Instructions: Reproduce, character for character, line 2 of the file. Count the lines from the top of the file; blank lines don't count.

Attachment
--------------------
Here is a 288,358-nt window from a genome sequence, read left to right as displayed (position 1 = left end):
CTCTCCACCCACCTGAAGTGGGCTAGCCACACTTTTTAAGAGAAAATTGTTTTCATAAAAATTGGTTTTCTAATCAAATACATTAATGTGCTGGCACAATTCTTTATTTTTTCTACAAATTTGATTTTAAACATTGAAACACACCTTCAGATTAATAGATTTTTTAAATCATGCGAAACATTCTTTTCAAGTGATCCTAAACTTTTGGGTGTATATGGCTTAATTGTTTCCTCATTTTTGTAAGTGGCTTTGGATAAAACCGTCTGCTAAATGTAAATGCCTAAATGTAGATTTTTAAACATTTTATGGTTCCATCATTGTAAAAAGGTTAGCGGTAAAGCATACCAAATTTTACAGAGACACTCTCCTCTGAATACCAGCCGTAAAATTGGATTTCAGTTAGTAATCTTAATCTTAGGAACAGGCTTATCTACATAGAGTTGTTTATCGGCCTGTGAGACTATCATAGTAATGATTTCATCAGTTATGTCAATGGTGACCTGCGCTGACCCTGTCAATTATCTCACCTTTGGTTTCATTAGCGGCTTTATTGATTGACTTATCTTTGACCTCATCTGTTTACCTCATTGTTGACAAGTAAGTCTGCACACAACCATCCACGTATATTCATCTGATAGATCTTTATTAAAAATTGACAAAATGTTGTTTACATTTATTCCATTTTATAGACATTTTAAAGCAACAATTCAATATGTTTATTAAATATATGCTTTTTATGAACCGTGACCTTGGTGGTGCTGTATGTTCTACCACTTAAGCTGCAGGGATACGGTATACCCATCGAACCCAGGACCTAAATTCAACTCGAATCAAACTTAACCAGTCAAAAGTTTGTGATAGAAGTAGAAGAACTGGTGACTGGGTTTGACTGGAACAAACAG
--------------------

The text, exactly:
CTCTCCACCCACCTGAAGTGGGCTAGCCACACTTTTTAAGAGAAAATTGTTTTCATAAAAATTGGTTTTCTAATCAAATACATTAATGTGCTGGCACAATTCTTTATTTTTTCTACAAATTTGATTTTAAACATTGAAACACACCTTCAGATTAATAGATTTTTTAAATCATGCGAAACATTCTTTTCAAGTGATCCTAAACTTTTGGGTGTATATGGCTTAATTGTTTCCTCATTTTTGTAAGTGGCTTTGGATAAAACCGTCTGCTAAATGTAAATGCCTAAATGTAGATTTTTAAACATTTTATGGTTCCATCATTGTAAAAAGGTTAGCGGTAAAGCATACCAAATTTTACAGAGACACTCTCCTCTGAATACCAGCCGTAAAATTGGATTTCAGTTAGTAATCTTAATCTTAGGAACAGGCTTATCTACATAGAGTTGTTTATCGGCCTGTGAGACTATCATAGTAATGATTTCATCAGTTATGTCAATGGTGACCTGCGCTGACCCTGTCAATTATCTCACCTTTGGTTTCATTAGCGGCTTTATTGATTGACTTATCTTTGACCTCATCTGTTTACCTCATTGTTGACAAGTAAGTCTGCACACAACCATCCACGTATATTCATCTGATAGATCTTTATTAAAAATTGACAAAATGTTGTTTACATTTATTCCATTTTATAGACATTTTAAAGCAACAATTCAATATGTTTATTAAATATATGCTTTTTATGAACCGTGACCTTGGTGGTGCTGTATGTTCTACCACTTAAGCTGCAGGGATACGGTATACCCATCGAACCCAGGACCTAAATTCAACTCGAATCAAACTTAACCAGTCAAAAGTTTGTGATAGAAGTAGAAGAACTGGTGACTGGGTTTGACTGGAACAAACAG